Gotham Fiction teacher Josh Weil has just seen the release of his book The New Valley, a collection of three novellas.
The stories are set in the hardscrabble hill country of the Virginias, each story following the life of a different character. Publisher’s Weekly calls it “a stark and haunting triptych of novellas,” and acclaimed author Tim O’Brien says, “the quiet, mostly ordinary lives of the people who populate The New Valley shine with a strange and intense luminosity.”
In this opening passage from “Ridge Weather,” a man returns to the family homeplace after the funeral of his father:
Osby flicked on his brights. The windows that still had glass flared. He hadn’t been in there since the day he found his father. He could make out the glinting shape of Cortland’s pickup, parked at the top of the driveway. The front door to the house was still open. He’d forgotten to shut it. Or the ambulance guys had. Or the cops. They had come, looked things over. There wasn’t much guessing to do. Osby asked them not to clean it up, said he wanted to do it himself. It would help him seal the thing shut, he said, put a cap on it. When the neighbors offered to take care of things, he told them he’d already scrubbed and swept and burned what had to be burned. Truth was, he hadn’t touched a thing in there. The idea of going back in made his bowels go watery.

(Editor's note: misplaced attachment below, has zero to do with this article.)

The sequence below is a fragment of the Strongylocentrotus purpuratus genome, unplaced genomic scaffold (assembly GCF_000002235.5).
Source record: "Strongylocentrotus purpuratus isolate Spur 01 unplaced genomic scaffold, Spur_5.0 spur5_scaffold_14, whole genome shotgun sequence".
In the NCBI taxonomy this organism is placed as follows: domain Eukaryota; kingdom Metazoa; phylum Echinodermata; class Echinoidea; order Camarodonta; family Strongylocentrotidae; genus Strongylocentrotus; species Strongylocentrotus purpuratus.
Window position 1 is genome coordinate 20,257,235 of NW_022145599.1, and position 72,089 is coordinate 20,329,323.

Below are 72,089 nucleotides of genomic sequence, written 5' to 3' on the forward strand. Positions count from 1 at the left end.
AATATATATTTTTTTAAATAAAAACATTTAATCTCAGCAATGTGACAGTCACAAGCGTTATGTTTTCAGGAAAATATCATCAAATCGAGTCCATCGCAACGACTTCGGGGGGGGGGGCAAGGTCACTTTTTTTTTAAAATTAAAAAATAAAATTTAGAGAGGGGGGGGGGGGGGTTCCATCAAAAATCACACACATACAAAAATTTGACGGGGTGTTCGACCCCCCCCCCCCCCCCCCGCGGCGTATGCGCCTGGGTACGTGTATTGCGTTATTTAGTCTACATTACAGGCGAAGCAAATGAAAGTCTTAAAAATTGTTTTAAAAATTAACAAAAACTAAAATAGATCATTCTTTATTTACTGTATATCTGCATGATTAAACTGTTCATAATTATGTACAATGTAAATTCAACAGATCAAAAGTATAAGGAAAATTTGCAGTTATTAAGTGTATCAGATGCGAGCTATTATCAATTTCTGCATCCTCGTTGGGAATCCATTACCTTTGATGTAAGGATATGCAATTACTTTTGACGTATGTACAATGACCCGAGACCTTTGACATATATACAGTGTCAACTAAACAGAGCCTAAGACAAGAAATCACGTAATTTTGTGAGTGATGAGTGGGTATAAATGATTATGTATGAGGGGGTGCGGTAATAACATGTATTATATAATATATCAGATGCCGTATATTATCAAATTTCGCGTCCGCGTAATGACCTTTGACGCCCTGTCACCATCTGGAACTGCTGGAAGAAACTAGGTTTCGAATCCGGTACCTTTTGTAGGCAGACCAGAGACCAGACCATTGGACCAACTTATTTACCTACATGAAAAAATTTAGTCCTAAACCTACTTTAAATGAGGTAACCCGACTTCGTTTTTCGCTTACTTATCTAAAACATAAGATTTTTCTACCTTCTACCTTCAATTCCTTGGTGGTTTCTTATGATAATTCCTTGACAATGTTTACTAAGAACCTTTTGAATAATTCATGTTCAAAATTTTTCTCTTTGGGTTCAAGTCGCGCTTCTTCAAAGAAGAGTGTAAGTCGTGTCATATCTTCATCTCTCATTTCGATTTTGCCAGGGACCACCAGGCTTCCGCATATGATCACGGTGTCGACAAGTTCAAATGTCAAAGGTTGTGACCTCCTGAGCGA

The truck sputtered, and he gave it a little gas, shook a cigarette out of a pack of Winstons, and sat, smoking. He knew he ought to go up there and close that door.
When Osby’s mother died, his father hadn’t let anyone help them take the body to the funeral home. They had wrapped her in the sheets and carried her down stairs, his father holding her under her arms, Osby clutching her cold ankles. She had smelled like old cabbage. Her body sagged, heavy as wet sand. His twelve year old, thin forearms strained and he struggled to keep his fingers locked around her legs. Halfway down the stairs, he dropped her. Her heels thwacked the hard, wood step, and he had thought how much that would hurt if she was alive. Outside, they hoisted her into the pickup and drove into town. His father hadn’t even let people gather in the house after the funeral. He had refused the casseroles and cakes they brought.
The next Saturday, Osby had helped him with an excavating job and they had sat in the bulldozer’s shovel, out of the cold wind, passing a thermos of steaming coffee between each other. “Ain’t going to have ‘em walking all over our place,” Osby’s father had said. “Big show.” And a week later, in the kitchen, digging shotgun pellets out of a rabbit with the tip of a knife: “When I go, I don’t want no noise about it. Don’t want the whole of ‘em traipsing around, tearing up the driveway, snooping around the Old House. Just dig a hole and dump me in.”
When he’d finished the cigarette, Osby rolled down his window, tossed out the butt, shoved down on the clutch, and put the truck in first. Behind the Old House, Bowmans Ridge, solid and black, smothered the bottom edge of the sky. After a while, his left calf muscle started to shake. He shifted into reverse, backed up onto the road, and drove home.